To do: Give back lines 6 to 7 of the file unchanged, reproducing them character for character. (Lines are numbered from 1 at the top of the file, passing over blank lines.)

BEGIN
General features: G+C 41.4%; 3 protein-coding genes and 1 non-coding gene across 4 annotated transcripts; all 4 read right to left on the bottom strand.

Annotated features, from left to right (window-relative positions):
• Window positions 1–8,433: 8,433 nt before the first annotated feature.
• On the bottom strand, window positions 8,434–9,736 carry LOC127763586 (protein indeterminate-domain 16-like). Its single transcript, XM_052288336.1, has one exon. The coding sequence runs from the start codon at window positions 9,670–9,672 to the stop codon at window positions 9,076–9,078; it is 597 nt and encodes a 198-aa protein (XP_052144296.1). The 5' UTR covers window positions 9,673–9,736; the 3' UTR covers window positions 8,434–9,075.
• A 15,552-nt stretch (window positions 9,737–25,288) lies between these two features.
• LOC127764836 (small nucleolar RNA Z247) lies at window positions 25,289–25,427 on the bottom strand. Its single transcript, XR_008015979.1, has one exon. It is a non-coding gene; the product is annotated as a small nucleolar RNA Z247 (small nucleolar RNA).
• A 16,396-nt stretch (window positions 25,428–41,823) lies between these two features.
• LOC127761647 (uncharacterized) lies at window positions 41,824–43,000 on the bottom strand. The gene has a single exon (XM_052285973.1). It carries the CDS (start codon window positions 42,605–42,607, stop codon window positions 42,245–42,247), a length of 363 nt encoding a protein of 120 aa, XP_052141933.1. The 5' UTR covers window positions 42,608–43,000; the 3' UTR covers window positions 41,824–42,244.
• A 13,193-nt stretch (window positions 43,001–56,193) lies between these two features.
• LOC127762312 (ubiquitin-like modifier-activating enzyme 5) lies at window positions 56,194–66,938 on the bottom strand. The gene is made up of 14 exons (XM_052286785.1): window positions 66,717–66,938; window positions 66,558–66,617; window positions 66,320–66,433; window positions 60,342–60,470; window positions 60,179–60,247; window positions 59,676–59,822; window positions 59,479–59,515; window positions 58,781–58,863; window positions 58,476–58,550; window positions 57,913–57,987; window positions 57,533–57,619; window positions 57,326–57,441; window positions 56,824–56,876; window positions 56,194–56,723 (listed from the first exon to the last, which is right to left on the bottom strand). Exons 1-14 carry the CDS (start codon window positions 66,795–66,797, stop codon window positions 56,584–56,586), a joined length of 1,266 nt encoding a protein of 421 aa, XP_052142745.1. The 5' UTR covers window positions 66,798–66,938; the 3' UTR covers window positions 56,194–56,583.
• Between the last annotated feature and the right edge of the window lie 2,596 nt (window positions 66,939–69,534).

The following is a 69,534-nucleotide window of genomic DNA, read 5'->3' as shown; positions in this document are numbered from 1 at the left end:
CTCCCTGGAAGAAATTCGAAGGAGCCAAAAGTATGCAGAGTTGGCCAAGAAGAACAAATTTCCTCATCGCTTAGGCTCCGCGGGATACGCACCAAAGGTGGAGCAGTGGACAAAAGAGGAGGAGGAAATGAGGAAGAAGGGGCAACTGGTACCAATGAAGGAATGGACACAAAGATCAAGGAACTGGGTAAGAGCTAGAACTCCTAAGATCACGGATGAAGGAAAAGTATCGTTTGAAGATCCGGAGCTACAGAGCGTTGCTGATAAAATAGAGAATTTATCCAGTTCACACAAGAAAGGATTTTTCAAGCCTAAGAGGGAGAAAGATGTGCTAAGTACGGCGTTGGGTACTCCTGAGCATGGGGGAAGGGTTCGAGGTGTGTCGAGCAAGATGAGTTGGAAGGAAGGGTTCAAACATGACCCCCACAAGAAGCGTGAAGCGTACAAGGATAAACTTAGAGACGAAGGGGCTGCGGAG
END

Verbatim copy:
• LOC127764836 (small nucleolar RNA Z247) lies at window positions 25,289–25,427 on the bottom strand. Its single transcript, XR_008015979.1, has one exon. It is a non-coding gene; the product is annotated as a small nucleolar RNA Z247 (small nucleolar RNA).
• A 16,396-nt stretch (window positions 25,428–41,823) lies between these two features.